Alopecia areata is an autoimmune disease that causes patchy hair loss. Most cases develop before the age of 30, and many begin during childhood or adolescence, but onset can occur at any time during your life.

An autoimmune disease happens when your immune system mistakes healthy cells for intruders and attacks them. In the case of alopecia areata, your immune system targets your hair follicles. Autoimmune diseases are not contagious.

Hair loss from alopecia areata can be unpredictable. Sometimes, hair grows back without treatment and never falls out again. In other cases, hair loss and regrowth repeatedly occur after initially successful treatment.

For some, hair loss can be upsetting and difficult to cope with. Finding a cost-effective treatment that works can make a positive difference in your life.

Read on for information about alopecia areata treatment options and their costs.

There are a few alopecia areata treatments to choose from, with a range of costs.

Treatment may not be covered by insurance for a couple of reasons:

  • Many insurance providers consider alopecia areata treatments to be cosmetic rather than medically necessary.
  • Most treatments are used “off-label” because prior to June 2022, no treatments were approved by the Food and Drug Administration (FDA) for alopecia areata.

Still, it’s worth checking with your insurance provider just to make sure.

According to the National Alopecia Areata Foundation (NAAF), about 40% of appeals for denied insurance claims are successful, so if your insurance company initially refuses to cover the cost of treatment, it’s worth the effort to submit an appeal.

Topical treatments

Applying a topical prescription corticosteroid to bald areas once or twice a day is an effective treatment for some people. For children with alopecia areata, this may be the only treatment they need.

Minoxidil (brand name Rogaine) can maintain hair regrowth after you finish corticosteroid treatment.

Anthralin is another topical medication your dermatologist might suggest. You may achieve better results if you use it with minoxidil.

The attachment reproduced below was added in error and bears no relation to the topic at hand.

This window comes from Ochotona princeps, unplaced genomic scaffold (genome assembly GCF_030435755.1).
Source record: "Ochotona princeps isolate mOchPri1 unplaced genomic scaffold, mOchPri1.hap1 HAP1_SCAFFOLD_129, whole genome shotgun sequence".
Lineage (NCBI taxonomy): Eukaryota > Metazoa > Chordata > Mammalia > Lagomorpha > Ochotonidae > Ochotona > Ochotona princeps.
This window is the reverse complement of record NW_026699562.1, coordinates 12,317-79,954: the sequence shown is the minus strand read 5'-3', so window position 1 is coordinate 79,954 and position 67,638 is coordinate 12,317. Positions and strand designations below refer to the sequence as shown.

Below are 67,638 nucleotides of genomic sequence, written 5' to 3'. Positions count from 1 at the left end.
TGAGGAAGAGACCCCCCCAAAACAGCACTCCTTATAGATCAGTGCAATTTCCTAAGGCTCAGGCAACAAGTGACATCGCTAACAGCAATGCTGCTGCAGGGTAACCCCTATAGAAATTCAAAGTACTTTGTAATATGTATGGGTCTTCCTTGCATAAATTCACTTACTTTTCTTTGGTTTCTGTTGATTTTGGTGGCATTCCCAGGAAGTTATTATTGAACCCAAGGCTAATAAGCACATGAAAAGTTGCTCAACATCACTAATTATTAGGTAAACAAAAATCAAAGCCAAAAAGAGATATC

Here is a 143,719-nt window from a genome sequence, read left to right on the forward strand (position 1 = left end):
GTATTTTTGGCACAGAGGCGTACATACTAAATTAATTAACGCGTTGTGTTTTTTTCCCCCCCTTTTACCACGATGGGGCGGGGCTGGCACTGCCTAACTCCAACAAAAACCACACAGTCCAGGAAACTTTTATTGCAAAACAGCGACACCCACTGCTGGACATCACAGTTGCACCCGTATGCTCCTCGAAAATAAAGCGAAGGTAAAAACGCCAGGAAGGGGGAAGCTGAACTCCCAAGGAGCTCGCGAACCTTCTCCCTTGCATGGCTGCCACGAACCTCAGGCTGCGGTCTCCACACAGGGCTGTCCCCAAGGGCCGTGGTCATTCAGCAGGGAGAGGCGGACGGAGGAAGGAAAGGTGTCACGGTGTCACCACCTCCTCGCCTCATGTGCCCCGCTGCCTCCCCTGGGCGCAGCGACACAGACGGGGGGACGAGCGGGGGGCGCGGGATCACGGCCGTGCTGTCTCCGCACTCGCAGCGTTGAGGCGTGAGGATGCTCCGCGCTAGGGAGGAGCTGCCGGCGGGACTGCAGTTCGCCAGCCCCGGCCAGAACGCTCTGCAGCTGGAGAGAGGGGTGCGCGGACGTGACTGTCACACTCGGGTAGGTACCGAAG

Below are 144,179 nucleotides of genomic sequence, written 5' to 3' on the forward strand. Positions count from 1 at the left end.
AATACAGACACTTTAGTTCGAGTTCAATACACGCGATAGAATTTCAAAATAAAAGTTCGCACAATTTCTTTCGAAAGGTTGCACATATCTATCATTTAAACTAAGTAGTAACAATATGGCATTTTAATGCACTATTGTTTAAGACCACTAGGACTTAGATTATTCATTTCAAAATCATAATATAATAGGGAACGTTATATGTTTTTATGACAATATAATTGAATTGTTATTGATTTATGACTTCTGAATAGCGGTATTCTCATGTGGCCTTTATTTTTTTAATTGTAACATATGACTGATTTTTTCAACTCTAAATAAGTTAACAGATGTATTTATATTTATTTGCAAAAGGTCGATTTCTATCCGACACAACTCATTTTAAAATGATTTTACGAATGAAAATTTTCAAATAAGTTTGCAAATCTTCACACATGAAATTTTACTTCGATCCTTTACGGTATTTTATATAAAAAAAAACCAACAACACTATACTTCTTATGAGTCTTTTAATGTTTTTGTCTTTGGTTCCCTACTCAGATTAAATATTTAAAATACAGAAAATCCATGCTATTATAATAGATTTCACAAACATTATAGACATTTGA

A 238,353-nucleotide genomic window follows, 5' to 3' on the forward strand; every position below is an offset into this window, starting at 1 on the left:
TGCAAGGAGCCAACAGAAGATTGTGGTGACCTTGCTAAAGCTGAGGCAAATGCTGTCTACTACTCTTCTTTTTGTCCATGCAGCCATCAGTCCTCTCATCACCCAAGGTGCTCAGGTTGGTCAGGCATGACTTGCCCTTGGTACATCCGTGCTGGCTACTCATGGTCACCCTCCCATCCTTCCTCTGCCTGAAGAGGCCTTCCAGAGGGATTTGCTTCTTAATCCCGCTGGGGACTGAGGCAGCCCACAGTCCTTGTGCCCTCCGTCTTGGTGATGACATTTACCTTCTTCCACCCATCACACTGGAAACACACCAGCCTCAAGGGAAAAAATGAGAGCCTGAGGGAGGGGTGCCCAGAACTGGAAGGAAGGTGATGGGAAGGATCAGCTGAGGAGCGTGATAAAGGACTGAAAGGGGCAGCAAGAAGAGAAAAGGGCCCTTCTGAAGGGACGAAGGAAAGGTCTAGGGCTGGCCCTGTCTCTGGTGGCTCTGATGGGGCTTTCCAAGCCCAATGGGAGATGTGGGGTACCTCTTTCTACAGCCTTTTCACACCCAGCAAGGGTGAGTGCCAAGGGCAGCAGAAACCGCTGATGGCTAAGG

Topical treatments can range in cost from $40 to $1,000, depending on how much treatment you need and where you buy it. Minoxidil is available at most drugstores and online.

Oral treatments

Immunomodulators like Janus kinase (JAK) inhibitors block the immune system response that causes hair loss in alopecia areata. They’re also used to treat other conditions like rheumatoid arthritis and certain blood disorders.

Tofacitinib (brand name Xeljanz) is a JAK inhibitor that may improve the effectiveness of corticosteroids, according to a 2022 study.

However, a 2022 review found the insurance coverage denial rate to be 97%, with the most common reason being that tofacitinib is not FDA-approved to treat alopecia areata. The costs can range widely from $80 to $4,700, depending on factors like insurance coverage and dose requirements.

On June 13, 2022, the FDA approved the first systemic treatment for severe alopecia areata: the oral tablet baricitinib (Olumiant). Without insurance coverage, baricitinib costs around $2,500 and $5,000 per month for 2-mg or 4-mg tablets, respectively.


Your dermatologist may suggest corticosteroids delivered through injections. This is a common treatment because it can more locally address hair loss.

For this treatment, you’ll have to visit your dermatologist’s office every 4 to 6 weeks. Corticosteroid injection treatment can cost $200 to $1,000 or more.

Platelet-rich plasma (PRP) therapy is another injectable treatment option. This procedure involves drawing your own blood platelets and injecting them into your scalp, where the increased blood supply can stimulate cell reproduction.

PRP costs about $500 to $2,500 per injection. Treatment usually consists of three or four injections 4 to 6 weeks apart, with maintenance injections every 4 to 6 months.

Mesotherapy involves injecting bioactive compounds, like vitamins and plant extracts, into the affected area. Depending on clinician preference, this treatment may occur weekly at first, then less frequently during the maintenance phase.